3. That’s a very informative post on
    Equal parenting.
    I agree equal parenting is important for
    Both the parents and the kids.

  4. This is how my husband and I raised both our children, they are both adults now. We got a lot of flack and pushback from our elders on our parenting choices, but I can tell you it was the best parenting decision we could have ever made!! I’m glad to hear that more parents are making this parenting choice.

  5. I think this is so important! This is definitely the way my husband and I intend to parent when we have our first child in September.

  6. We try and share parenting equally as far as possible, but my husband works long hours and is away a lot – and then it all falls to me LOL!

  7. Men should definitely not be treated as the bumbling “other parent” in the situation. And you are right, sometimes men can retreat into that stereotype to avoid doing some of the heavy lifting. I have to co-parent with my ex and it is difficult at times. Hard to manage the balance of things in a divorce.

  8. Equal share parenting is very important in today’s generation. It gives confidence to a child to share and communicate his emotional feelings with both his parents.

  9. Interesting article! I agree that both parents should be involved in their children’s lives equally and have knowledge of the day to day running’s of the household and their children’s needs. This makes both parents feel supported in their roles and can hopefully foster good relationships between the child and their parent.

  10. Parenting can be challenging as they are not definite rules and to me learn, every experience is unique. I must say that I enjoy your approach.

  11. I love that you are bringing light to this concept! I hadn’t heard it named before, but it’s how my husband and I operate in our household. Sure, there are some days that I do more, and others he does more. But overall, we share it all equally.

  12. agree with you and i am glad to have a dh who believes in sharing these responsibilities with me:) (Except when he does not care for those tasks much – haha)

  13. So so true – but sometimes easier accomplished in theory than in reality, especially when one parent works long hours outside the home while the other works from home. For us, using Google Calendar has been crucial for keeping everyone on the same page!

  14. This is a really great concept. My husband and I are closer to equal shared parenting than before, but it was more of me letting go of some of the responsibilities. I think it’s positive for our daughter’s to see as well.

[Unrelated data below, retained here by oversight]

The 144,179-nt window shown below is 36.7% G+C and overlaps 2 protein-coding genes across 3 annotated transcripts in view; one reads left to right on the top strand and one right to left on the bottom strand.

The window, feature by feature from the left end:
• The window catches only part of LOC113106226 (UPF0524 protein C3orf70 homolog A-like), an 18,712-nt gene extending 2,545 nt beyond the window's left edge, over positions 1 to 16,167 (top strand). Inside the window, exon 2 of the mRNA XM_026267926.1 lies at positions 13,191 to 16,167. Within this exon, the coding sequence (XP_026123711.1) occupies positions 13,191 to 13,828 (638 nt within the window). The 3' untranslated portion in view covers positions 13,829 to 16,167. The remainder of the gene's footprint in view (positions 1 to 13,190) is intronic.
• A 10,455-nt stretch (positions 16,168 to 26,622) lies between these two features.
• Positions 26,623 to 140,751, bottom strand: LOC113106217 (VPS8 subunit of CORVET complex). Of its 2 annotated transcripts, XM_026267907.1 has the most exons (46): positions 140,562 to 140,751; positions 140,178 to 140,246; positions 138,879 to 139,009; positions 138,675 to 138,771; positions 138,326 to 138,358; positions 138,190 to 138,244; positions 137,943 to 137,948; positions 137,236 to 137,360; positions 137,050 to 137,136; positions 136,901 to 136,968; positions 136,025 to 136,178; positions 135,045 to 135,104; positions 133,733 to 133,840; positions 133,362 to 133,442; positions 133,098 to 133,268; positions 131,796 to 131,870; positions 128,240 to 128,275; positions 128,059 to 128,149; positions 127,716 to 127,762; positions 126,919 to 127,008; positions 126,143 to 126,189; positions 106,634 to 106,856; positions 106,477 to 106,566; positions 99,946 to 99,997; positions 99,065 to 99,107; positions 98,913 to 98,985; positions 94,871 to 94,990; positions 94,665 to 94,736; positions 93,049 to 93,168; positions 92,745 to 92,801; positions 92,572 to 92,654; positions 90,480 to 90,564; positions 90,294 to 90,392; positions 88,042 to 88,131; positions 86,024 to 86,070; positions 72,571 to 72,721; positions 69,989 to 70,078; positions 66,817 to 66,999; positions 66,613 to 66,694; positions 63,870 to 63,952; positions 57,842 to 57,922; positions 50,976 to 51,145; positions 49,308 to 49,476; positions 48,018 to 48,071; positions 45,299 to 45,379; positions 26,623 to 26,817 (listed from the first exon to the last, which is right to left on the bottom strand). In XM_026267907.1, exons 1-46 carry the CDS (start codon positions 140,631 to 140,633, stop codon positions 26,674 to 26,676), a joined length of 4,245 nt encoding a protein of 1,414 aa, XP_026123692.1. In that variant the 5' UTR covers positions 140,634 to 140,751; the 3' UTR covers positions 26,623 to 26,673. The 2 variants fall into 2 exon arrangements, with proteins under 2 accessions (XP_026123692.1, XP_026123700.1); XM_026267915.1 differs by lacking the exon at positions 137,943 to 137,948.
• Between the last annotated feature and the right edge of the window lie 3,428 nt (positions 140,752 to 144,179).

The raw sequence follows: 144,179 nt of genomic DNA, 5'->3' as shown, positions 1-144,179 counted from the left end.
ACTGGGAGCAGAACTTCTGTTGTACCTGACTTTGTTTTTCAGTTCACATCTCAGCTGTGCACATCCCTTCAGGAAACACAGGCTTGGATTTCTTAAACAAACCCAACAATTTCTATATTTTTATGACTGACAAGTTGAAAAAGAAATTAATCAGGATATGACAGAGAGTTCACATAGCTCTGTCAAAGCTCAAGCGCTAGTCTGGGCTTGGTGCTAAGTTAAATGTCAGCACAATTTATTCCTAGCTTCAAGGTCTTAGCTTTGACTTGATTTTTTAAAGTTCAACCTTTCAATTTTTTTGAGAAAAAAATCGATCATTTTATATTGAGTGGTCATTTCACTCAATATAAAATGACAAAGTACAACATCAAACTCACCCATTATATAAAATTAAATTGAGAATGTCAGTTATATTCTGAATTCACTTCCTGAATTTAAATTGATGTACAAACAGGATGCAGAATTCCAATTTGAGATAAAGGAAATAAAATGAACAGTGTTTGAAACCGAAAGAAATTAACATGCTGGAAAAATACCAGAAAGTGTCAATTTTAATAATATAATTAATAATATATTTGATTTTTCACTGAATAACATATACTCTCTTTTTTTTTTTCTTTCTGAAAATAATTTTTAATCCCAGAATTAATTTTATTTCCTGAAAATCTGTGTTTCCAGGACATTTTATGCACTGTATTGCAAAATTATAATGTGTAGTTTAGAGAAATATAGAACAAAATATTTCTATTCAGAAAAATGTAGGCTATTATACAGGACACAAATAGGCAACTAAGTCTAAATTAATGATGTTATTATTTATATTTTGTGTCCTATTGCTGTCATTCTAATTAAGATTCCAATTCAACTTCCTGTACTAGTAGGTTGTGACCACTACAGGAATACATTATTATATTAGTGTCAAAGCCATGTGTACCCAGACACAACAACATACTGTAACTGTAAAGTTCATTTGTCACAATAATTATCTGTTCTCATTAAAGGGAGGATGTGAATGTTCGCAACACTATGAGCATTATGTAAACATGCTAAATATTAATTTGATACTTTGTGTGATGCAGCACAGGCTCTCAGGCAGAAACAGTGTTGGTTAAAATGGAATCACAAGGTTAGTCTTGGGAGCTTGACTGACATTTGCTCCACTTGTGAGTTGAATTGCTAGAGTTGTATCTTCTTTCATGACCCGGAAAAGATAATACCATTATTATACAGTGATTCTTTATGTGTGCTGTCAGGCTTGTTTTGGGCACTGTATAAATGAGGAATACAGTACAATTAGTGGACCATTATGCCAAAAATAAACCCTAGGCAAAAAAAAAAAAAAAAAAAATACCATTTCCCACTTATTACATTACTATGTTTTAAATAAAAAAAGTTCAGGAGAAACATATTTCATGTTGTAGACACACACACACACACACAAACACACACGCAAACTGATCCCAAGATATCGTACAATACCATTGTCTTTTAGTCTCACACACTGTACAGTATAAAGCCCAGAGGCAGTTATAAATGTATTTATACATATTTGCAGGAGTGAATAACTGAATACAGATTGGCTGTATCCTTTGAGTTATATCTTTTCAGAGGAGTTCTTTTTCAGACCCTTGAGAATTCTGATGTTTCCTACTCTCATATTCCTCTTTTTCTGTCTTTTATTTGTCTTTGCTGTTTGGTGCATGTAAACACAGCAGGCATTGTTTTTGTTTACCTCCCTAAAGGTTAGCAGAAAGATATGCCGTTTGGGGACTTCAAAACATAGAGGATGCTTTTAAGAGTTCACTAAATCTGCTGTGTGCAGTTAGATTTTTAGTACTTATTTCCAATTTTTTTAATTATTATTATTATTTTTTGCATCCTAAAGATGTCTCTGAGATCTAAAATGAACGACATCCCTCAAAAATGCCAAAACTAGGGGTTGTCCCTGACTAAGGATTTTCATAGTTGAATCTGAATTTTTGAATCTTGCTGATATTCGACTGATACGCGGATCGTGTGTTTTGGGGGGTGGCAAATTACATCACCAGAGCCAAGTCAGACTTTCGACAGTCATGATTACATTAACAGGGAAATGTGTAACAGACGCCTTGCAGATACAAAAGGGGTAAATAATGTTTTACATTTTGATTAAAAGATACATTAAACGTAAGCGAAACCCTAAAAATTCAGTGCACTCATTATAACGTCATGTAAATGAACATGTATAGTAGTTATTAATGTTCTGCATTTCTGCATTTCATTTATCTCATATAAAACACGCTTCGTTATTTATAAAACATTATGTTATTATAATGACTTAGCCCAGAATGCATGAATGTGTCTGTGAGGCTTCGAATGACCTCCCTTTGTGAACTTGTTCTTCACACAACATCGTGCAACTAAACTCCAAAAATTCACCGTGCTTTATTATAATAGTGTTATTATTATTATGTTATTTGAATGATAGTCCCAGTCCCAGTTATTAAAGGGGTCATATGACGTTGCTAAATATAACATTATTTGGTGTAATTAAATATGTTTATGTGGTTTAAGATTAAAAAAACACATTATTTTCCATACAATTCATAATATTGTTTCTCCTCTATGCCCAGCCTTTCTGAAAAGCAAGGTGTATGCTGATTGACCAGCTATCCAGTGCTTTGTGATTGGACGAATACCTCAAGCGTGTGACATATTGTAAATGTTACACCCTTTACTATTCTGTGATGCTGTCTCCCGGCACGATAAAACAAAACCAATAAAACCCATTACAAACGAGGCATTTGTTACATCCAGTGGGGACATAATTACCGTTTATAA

15. Responsibilities in parenting should be shared weather parents are together or separate. Kids need the balance and nurturing both parent figures provide, for healthy growth. I know there are cultural differences in many groups, but those are omitted when both parents care about and want the best for their child.

  16. Ugh. While good information for those who need it, I just couldn’t imagine getting a divorce and then having to go through all the work to figure out these sorts of details. I am thrilled my husband and I have such a great open line of communication to help keep our relationship tip top! Plus, I adore the man. Not a day goes by where I am not grateful for him even if he drives me bananas sometimes, haha!

  17. Equal-shared parenting can be so impossible especially if the parents are not willing to sit down and come up with a good strategy that will ensure the kids are not affected. Sometimes, parents just become stubborn yet the parenting style can be good for the kids. If done well.

  18. I agree with equal shared parenting as long as it is in the child’s best interest. Sometimes, regardless of how badly we want some parents are not good parents nor do they want to be a parent!

  19. this is an interesting article! i hardly read such articles because i don’t have a kid and am not even married or divorced (knock on wood) haha but nonetheless, well written! this can certainly be very helpful for parents who don’t know how to raise their kid after having a divorce. i know there are many cases where parents struggle to raise their kid properly and in return, their kid gets a pretty harsh life. so this is a really helpful article.